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Is a 157V enough for English MAs?


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Just got back from the testing center with157V and 146Q. I'm not worried about quant at all, but I just barely wedged myself into the 75th percentile for verbal, which is a little worrying. 

To get the full picture, I'm applying to 5 MAs and 1 MA/PhD (noting in my SOP that I'd like to be considered for both tracks). Only one of my programs says they expect applicants to have a 156, so I skated by with an extra point. All the other programs, like most, don't determine a range or publicize scores of past applicants. One program in Canada doesn't even want scores, and another doesn't need them if your GPA is a 3.6, which I'm healthily above. 

If/when I get serious about applying to more PhDs, I know I'll probably want to study more vocab and retake it altogether (my top PhD gives extra funding to those with a combined 313, and I'm at 303). For past/current MA applicants--is a 157 okay for now? I

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It completely depends on the program. I'm sure you know that each school takes different factors into consideration, but I think that having a higher score definitely gives you a leg up. Also, having a higher score means that you don't have to wonder what could have been if you'd just had a higher score. I will say, that when I took the GRE the first time I also got a 157 and then I went to visit a bunch of PhD programs and got the general sense that they wanted you to be at least in the 90th percentile (these were all top 20 schools though). One of them actually read me the scores of everyone that got in to their program for that semester and the person with the lowest score had a 157. Those were PhD programs, so take it with a grain of salt. But, I would say it won't completely take you out of the running. You'll just want to make sure the rest of your application is great, because other applicants will almost definitely have a higher GRE score.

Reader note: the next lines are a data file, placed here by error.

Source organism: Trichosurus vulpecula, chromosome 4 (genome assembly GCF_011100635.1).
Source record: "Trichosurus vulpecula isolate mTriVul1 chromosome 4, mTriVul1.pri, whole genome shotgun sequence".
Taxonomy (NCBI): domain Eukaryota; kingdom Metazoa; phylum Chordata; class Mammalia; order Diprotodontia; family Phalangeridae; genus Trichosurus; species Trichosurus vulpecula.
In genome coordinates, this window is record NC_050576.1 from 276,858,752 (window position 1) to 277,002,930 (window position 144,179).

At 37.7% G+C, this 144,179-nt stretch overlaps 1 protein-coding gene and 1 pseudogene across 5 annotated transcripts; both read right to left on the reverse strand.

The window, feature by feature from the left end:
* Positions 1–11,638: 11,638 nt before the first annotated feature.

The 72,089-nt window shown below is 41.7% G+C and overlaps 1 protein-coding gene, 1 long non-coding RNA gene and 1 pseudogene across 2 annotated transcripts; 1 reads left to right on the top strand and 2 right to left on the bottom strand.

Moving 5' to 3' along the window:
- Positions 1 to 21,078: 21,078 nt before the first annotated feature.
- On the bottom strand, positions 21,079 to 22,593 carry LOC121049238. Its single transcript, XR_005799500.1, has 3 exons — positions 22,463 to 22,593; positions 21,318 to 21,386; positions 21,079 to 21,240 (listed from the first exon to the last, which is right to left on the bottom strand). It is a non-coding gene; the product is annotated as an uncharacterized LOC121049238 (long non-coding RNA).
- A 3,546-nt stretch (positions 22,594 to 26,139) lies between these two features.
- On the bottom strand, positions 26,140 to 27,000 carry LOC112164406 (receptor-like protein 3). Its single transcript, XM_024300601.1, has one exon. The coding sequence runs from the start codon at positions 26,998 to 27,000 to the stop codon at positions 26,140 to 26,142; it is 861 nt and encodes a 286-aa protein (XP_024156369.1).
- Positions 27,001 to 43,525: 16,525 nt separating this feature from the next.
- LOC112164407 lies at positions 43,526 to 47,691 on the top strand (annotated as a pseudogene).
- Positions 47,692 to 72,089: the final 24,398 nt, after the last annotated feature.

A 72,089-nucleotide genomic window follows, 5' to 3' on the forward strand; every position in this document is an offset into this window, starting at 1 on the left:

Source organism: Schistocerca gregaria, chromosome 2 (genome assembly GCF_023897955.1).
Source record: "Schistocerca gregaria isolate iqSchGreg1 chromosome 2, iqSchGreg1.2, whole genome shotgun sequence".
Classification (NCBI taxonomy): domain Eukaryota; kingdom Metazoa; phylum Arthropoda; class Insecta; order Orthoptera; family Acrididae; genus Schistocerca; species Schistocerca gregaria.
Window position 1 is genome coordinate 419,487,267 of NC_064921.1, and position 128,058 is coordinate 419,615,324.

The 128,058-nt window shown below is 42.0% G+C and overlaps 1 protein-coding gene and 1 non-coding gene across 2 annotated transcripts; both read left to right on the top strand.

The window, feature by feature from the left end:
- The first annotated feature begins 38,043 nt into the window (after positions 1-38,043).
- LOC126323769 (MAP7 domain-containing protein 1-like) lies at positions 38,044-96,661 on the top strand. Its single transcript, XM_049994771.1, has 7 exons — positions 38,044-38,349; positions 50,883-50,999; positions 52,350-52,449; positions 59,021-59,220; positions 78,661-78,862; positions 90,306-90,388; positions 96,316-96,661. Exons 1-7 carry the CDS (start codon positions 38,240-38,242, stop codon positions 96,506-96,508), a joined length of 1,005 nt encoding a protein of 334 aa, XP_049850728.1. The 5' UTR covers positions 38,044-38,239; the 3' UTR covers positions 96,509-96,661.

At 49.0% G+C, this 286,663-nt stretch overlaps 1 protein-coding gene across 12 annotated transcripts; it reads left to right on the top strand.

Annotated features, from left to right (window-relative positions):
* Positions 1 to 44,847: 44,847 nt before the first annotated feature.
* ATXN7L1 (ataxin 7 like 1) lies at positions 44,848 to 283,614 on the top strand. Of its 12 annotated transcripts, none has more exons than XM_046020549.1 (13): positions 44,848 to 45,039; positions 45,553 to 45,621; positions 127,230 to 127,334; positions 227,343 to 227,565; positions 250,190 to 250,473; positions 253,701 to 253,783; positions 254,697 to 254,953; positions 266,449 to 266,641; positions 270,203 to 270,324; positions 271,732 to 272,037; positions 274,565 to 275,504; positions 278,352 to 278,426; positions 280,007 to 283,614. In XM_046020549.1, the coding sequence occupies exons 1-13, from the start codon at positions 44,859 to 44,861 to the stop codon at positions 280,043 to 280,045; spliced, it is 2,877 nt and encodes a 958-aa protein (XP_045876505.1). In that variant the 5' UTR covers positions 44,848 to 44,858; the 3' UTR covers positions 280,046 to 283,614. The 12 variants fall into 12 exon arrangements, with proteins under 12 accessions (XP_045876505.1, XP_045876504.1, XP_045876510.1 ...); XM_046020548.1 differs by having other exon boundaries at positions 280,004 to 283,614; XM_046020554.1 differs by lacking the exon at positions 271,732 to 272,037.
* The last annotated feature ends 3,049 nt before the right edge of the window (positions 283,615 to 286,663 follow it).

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I got a 156V and 151Q, if it makes you feel any better (still waiting on writing scores). I'm only applying to MA programs, and I did email a few because I was worried. One of the programs essentially told me it's the last thing they consider and to not worry much about it Another very good program told me they're just looking for people in the 50+ percentile, and yet another said 70+ percentile. So, while I, too, would like my score to be better, I wouldn't worry about it too much unless you're applying to Columbia or something. :)

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  • 3 weeks later...
  • 5 weeks later...

I got very similar scores.  I didn't rake in a million acceptance letters by any means, but I tried not to stress about it too much.  I know it's late in the game and there's nothing left to do but wait... but I think your attitude seems pretty reasonable.  I plan to retake it before reapplying to PhDs--I'm in a masters right now.  

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  • 3 weeks later...